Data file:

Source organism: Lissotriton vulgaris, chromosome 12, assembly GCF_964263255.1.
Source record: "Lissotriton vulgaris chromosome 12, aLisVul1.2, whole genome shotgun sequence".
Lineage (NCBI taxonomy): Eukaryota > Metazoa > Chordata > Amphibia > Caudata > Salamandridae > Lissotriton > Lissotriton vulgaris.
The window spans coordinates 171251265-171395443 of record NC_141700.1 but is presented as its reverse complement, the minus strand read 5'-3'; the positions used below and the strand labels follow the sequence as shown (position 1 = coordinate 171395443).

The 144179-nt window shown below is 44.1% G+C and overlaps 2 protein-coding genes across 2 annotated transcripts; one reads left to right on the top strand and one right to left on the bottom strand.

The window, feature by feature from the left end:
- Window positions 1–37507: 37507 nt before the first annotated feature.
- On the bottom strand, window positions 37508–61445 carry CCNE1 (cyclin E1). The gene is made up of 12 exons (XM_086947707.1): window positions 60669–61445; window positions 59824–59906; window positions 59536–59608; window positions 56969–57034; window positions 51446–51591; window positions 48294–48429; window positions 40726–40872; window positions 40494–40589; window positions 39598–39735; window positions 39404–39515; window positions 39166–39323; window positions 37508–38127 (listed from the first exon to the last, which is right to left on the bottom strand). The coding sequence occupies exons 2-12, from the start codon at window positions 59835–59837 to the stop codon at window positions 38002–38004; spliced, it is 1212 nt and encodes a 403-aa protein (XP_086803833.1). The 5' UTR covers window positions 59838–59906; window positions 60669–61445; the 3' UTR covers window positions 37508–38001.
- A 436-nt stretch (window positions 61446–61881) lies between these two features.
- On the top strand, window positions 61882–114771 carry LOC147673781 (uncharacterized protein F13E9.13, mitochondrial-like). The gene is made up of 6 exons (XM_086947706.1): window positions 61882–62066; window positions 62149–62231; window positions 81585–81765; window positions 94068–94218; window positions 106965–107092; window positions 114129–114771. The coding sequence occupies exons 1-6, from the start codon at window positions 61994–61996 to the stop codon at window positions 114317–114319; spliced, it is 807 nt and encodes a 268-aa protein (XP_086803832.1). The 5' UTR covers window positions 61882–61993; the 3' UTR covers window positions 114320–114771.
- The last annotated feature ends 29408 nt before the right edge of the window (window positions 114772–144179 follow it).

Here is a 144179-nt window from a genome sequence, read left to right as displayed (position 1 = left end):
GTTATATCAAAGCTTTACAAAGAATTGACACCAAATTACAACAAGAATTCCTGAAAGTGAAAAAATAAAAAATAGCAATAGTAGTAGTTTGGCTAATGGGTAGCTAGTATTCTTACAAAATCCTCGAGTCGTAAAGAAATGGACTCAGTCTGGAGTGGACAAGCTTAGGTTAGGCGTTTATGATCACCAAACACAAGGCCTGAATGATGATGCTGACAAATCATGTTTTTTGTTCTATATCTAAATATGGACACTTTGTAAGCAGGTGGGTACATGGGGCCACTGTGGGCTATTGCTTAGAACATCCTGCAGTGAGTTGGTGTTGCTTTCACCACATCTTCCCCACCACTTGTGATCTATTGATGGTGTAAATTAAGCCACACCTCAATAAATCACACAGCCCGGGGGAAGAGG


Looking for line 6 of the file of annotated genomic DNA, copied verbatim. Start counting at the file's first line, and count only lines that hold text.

The window, feature by feature from the left end: